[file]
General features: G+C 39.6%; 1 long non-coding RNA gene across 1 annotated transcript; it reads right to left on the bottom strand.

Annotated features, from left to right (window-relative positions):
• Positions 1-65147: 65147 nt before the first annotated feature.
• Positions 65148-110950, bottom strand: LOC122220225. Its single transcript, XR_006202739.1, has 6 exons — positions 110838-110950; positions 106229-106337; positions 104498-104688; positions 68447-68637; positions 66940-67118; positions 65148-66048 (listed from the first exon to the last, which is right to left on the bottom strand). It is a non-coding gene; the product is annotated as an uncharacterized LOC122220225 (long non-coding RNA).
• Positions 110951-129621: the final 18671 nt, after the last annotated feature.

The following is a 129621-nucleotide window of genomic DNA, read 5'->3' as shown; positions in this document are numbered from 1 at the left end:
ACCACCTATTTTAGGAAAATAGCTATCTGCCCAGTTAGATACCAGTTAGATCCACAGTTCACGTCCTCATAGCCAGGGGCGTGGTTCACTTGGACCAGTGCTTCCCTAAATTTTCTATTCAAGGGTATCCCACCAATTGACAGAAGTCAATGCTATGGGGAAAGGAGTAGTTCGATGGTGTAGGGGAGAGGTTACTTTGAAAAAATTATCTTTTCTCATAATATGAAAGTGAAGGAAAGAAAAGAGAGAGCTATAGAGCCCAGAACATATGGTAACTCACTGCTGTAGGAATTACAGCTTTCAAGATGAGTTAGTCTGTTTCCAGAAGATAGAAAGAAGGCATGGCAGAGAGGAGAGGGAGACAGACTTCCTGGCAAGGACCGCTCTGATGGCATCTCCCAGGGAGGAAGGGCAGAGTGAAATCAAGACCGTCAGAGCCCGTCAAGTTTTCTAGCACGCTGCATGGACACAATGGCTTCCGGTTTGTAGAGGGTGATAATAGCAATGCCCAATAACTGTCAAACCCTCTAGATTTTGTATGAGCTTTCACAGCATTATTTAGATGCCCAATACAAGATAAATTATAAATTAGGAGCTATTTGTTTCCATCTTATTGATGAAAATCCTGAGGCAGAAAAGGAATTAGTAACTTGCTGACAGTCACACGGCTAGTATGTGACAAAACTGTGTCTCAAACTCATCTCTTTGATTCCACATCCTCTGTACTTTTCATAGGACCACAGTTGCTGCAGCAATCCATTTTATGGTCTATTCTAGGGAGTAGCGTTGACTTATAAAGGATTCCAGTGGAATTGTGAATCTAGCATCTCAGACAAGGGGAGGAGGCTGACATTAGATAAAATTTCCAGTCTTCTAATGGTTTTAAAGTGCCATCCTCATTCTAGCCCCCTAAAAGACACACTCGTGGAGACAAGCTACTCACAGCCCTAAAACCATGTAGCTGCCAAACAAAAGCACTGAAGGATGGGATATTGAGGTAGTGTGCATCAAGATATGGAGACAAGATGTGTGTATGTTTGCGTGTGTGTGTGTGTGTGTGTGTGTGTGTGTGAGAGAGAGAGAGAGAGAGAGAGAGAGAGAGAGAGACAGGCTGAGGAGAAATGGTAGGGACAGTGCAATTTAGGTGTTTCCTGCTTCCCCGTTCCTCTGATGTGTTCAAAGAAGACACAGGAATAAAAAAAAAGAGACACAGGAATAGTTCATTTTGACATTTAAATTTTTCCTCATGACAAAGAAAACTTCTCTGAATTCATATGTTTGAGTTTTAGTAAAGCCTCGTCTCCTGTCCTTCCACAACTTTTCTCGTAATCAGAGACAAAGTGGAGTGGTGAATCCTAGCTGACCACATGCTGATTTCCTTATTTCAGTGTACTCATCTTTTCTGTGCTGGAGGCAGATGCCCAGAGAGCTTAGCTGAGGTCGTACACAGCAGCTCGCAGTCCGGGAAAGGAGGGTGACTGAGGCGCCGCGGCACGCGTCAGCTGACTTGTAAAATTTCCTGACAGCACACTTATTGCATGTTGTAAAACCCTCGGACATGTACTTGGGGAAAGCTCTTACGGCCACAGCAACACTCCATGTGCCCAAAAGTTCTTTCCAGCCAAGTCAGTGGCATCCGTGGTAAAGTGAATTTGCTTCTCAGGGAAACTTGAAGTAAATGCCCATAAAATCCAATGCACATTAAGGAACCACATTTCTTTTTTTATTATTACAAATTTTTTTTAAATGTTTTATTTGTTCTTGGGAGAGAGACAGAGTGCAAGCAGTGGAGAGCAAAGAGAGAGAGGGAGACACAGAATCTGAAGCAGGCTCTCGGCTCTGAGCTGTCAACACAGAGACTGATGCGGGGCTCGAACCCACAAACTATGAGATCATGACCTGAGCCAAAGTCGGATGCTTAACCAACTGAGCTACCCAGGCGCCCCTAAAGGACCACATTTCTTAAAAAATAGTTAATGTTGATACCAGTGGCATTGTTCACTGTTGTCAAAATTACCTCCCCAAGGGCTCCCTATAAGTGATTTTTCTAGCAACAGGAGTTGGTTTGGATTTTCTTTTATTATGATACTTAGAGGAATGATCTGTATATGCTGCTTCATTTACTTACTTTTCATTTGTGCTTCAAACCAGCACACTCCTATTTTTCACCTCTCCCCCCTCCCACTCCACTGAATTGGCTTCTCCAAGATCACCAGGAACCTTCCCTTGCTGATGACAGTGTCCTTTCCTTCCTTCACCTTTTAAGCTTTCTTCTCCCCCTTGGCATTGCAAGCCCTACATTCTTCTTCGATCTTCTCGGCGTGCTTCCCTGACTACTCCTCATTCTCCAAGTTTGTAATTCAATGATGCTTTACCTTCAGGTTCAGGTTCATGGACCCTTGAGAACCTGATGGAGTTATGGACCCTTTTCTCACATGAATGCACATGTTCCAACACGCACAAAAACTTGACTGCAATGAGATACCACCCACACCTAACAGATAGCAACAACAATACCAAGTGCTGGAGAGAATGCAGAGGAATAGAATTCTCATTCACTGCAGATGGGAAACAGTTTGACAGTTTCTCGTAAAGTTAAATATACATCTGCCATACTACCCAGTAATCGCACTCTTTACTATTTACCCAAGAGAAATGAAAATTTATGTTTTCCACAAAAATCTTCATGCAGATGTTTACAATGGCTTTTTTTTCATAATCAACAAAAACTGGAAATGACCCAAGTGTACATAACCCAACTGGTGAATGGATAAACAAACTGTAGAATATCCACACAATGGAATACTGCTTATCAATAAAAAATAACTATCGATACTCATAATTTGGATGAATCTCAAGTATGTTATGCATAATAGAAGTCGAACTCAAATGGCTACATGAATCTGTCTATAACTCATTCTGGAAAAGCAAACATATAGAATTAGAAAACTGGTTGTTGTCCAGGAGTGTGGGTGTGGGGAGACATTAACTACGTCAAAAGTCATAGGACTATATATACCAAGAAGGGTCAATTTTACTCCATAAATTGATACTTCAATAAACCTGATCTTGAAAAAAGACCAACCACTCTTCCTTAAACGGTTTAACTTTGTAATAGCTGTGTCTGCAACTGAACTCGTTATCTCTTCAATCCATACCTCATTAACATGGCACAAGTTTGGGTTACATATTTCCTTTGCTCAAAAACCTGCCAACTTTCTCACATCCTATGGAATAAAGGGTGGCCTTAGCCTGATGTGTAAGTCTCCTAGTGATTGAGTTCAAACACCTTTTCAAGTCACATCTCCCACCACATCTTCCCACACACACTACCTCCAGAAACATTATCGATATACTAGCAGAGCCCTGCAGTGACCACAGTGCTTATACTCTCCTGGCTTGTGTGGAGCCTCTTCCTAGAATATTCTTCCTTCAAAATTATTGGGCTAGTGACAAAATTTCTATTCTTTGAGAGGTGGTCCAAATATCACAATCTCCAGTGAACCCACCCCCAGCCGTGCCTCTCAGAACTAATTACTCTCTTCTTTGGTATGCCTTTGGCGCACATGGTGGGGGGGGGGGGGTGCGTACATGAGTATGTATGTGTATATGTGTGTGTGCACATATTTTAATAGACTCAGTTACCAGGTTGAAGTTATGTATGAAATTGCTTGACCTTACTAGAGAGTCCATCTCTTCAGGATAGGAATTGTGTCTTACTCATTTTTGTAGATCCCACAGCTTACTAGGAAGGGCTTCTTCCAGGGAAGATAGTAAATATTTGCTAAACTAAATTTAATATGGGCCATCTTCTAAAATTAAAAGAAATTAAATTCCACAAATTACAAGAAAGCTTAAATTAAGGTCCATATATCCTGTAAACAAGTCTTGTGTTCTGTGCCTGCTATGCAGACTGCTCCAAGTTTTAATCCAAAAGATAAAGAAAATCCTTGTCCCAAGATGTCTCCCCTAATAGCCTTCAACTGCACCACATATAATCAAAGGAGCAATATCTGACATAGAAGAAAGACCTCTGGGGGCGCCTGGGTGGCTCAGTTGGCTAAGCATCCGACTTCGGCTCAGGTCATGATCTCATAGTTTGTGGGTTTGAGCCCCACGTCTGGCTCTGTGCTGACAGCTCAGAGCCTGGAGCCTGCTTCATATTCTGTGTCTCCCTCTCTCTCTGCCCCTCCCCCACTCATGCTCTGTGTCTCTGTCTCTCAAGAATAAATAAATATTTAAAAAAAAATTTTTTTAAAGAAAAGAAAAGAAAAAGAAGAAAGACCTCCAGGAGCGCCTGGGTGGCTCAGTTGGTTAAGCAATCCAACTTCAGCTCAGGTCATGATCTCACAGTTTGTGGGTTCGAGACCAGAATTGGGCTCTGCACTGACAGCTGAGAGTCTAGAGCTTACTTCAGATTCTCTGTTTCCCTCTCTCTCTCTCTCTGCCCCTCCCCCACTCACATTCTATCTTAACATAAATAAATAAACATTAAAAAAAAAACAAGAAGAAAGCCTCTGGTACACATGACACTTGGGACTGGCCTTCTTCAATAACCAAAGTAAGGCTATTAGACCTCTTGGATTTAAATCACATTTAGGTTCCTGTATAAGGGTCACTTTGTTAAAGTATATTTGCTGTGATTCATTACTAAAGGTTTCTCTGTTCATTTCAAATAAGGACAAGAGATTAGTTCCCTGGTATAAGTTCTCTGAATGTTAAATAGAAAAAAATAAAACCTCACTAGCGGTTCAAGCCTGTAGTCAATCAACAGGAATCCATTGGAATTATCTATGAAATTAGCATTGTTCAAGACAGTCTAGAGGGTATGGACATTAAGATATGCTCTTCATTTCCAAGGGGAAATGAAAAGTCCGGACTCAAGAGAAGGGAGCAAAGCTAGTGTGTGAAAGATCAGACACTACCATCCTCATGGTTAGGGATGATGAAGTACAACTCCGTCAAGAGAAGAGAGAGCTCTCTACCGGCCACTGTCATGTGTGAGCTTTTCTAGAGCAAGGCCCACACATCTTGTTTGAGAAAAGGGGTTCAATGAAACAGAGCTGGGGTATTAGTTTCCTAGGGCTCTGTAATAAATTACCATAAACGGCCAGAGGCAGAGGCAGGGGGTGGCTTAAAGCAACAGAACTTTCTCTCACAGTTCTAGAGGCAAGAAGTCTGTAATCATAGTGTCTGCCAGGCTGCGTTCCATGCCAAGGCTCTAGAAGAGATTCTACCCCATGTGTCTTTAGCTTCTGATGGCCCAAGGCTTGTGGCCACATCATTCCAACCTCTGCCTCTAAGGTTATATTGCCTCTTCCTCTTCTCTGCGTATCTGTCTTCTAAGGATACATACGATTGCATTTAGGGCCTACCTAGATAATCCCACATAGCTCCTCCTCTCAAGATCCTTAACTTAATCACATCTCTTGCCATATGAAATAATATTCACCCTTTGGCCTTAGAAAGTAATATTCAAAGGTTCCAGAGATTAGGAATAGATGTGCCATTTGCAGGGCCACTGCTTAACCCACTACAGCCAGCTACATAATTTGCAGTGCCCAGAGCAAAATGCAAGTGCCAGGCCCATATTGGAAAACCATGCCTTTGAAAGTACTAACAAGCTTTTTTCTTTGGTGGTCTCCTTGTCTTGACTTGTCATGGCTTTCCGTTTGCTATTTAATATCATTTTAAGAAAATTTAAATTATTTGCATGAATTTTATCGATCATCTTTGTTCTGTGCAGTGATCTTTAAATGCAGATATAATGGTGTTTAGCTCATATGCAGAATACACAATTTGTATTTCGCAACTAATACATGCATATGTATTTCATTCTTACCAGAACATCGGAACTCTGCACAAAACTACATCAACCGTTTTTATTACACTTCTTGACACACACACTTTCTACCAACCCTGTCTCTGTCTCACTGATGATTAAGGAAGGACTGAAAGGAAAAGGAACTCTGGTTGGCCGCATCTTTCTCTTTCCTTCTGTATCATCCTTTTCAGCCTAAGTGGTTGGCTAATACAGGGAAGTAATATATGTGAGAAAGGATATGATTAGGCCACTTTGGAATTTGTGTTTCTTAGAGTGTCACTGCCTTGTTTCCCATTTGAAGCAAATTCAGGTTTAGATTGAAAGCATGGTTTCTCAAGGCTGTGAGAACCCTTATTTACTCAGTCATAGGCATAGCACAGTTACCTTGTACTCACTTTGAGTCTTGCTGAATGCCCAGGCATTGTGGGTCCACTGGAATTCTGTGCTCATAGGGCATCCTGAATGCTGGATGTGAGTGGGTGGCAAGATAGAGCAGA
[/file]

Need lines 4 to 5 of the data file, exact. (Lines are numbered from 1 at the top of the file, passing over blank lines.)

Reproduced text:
• Positions 65148-110950, bottom strand: LOC122220225. Its single transcript, XR_006202739.1, has 6 exons — positions 110838-110950; positions 106229-106337; positions 104498-104688; positions 68447-68637; positions 66940-67118; positions 65148-66048 (listed from the first exon to the last, which is right to left on the bottom strand). It is a non-coding gene; the product is annotated as an uncharacterized LOC122220225 (long non-coding RNA).
• Positions 110951-129621: the final 18671 nt, after the last annotated feature.